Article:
# I with steam boiler + generator theory

• khometmibro1
In summary, the two groups found different efficiencies for the same potentiometer setting. This may have to do with the fact that the loads used in the experiments were different and the power of the generator.
khometmibro1
Hi. My group and I did a practical the other day and we have to write a lab report on it using our data and the data of another group.

The steam boiler creates steam which is fed through a nozzle to a turbogenerator. The generator creates electricity, and this is fed into a loop with a potentiometer, like this:

http://i.imgur.com/auKVlzP.png

The strange thing is that for our group's data, the highest potentiometer setting gives the lowest efficiency. While for the other group's data, the highest setting gives the highest efficiency. AFAIK a potentiometer is simply a variable resistor.

What should be expected? If I know what to expect I will be able to understand who went wrong and where (probably). Thanks for the help.

If you short circuit the load ( 0 Ω ), the load power will be measured 0 W, as the volt meter will show 0 V ( P = V * I ). Still power will be lost in the generator due to ohmic resistance in the coils, but these losses are internal, so the efficiency will be 0 %.

I vote for the other group.

Fair enough, that makes sense. Any other replies welcome :)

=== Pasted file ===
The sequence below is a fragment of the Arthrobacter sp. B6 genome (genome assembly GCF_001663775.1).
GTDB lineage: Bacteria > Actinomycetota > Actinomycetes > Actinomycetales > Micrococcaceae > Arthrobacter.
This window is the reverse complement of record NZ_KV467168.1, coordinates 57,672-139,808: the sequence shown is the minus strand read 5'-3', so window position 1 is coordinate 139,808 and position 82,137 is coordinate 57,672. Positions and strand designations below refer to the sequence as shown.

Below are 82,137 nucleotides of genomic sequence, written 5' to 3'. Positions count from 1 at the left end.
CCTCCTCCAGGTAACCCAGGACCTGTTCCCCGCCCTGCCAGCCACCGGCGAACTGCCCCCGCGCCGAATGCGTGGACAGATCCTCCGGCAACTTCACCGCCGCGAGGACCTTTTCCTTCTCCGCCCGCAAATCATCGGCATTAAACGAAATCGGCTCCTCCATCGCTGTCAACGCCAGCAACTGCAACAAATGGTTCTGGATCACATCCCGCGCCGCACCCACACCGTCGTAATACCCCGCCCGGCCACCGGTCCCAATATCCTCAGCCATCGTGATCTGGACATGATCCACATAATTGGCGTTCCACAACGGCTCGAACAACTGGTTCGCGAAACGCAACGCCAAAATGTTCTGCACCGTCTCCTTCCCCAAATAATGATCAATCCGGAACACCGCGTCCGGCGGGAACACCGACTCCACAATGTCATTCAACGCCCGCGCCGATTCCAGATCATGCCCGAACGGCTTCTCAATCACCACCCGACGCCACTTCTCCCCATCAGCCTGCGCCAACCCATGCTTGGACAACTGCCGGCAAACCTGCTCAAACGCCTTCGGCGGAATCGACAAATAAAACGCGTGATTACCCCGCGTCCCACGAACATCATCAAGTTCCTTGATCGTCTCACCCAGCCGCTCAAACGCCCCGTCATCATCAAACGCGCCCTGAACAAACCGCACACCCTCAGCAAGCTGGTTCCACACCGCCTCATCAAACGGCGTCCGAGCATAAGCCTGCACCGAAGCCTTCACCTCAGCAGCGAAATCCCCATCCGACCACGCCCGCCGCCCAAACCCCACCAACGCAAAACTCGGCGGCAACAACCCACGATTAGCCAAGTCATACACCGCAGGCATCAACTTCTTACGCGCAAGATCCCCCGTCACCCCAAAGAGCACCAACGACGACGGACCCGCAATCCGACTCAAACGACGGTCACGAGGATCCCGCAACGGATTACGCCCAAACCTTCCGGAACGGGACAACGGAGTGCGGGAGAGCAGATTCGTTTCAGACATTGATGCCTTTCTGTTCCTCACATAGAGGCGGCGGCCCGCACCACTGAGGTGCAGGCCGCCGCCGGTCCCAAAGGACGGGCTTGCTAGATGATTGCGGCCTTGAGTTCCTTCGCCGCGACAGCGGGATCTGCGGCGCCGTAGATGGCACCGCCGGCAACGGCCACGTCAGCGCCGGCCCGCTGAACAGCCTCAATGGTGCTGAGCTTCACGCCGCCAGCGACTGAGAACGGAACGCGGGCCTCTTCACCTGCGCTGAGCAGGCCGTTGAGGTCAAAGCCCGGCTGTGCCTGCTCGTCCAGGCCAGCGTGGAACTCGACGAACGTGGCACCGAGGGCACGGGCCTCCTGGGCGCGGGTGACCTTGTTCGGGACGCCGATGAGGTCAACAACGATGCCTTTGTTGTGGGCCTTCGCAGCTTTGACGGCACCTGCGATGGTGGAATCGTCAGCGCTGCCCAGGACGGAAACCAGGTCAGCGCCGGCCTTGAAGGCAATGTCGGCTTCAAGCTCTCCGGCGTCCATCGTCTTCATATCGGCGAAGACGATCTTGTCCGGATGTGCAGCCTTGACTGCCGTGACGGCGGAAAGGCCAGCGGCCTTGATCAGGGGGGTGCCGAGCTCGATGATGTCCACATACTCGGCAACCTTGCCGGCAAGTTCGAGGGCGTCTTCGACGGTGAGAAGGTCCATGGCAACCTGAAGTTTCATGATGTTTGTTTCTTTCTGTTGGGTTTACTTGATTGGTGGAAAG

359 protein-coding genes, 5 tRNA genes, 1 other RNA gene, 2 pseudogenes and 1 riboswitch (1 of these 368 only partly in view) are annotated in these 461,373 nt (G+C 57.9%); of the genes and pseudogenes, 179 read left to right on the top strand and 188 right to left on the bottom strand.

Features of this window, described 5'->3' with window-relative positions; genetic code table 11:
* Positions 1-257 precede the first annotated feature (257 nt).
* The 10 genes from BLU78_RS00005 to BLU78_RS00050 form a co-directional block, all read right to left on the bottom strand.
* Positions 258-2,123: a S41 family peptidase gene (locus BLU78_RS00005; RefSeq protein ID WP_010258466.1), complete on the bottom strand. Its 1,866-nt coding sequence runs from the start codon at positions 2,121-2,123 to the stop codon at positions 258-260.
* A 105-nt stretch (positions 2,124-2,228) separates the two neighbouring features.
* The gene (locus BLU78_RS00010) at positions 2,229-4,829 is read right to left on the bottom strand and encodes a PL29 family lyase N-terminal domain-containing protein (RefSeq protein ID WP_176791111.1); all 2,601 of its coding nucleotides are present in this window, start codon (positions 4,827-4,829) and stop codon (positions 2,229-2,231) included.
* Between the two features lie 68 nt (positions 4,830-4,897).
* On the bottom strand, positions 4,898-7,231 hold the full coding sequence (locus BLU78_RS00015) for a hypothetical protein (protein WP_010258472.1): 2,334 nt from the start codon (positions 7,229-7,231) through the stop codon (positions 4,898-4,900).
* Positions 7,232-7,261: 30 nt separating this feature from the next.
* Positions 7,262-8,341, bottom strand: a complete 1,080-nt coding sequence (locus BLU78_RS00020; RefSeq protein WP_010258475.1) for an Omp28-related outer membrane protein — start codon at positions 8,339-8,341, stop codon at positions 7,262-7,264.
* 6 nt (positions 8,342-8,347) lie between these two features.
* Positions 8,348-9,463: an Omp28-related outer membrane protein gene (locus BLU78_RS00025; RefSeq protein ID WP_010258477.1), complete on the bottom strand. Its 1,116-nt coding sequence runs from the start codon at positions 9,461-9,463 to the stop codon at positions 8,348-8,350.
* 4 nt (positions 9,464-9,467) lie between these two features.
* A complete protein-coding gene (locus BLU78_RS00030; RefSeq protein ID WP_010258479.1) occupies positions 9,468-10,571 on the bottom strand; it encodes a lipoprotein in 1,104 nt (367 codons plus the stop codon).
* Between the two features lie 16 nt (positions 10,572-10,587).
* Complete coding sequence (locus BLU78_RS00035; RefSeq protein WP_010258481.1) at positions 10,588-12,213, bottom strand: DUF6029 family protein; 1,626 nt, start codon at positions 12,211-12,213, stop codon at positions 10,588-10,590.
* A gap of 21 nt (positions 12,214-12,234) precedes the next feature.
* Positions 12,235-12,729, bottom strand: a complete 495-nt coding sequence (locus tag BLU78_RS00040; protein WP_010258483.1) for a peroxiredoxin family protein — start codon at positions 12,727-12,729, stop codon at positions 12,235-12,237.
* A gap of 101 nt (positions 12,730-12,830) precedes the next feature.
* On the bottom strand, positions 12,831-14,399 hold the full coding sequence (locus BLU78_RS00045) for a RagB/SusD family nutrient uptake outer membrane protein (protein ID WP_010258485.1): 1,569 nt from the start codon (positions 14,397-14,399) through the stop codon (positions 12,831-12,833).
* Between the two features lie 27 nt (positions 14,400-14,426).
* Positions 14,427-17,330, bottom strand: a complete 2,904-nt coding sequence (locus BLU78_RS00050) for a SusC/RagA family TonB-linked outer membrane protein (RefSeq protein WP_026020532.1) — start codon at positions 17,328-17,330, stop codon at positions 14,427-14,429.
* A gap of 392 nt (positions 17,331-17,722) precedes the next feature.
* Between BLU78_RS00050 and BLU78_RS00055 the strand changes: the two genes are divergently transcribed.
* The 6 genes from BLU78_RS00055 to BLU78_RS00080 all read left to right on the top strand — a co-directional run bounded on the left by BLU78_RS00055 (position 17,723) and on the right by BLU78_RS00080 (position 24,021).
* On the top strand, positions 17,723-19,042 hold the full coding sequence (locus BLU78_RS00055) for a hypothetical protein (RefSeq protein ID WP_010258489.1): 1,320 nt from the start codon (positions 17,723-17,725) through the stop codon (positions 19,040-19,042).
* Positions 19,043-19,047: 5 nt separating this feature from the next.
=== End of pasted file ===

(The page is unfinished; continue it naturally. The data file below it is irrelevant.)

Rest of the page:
I have to ask another question: The efficiencies found both ours and other group's experiments are very small (<1%) while real steam turbines have much higher efficiencies (according to my googling)...

Would this have to do with the fact that our loads are also tiny, while real turbines would power whole cities?

khometmibro1 said:
Would this have to do with the fact that our loads are also tiny, compared to the generators rated power
( My verbal alteration ).

Yes. In the generator there also are power independant losses such as friction and iron-losses. This means that if the rated power is not made use of, the efficiency will fall.

Understood. Thankyou.

## 1. What is a steam boiler?

A steam boiler is a closed vessel in which water is heated to produce steam. The steam produced is used for various industrial processes or to power steam engines.

## 2. How does a steam boiler work?

A steam boiler works by heating water until it becomes steam. This is typically done by burning fuel, such as coal or gas, in a furnace and then transferring the heat to the water through metal tubes. The steam produced is then used for various applications.

## 3. What is the purpose of a generator in a steam boiler system?

The purpose of a generator in a steam boiler system is to convert the energy of the steam into electricity. This is typically done by rotating a turbine with the steam and then using an electromagnetic generator to convert the mechanical energy into electrical energy.

## 4. What are the different types of steam boilers?

There are several types of steam boilers, including fire-tube boilers, water-tube boilers, and electric boilers. Fire-tube boilers use hot gases from a furnace to heat water in a vessel, while water-tube boilers use heated water to create steam. Electric boilers use electricity to heat the water directly.

## 5. What are the safety precautions to take when operating a steam boiler?

Some important safety precautions to take when operating a steam boiler include regular maintenance and inspections, ensuring proper water levels and pressure, and following proper operating procedures. It is also important to have safety features, such as pressure gauges and safety valves, in place to prevent accidents.

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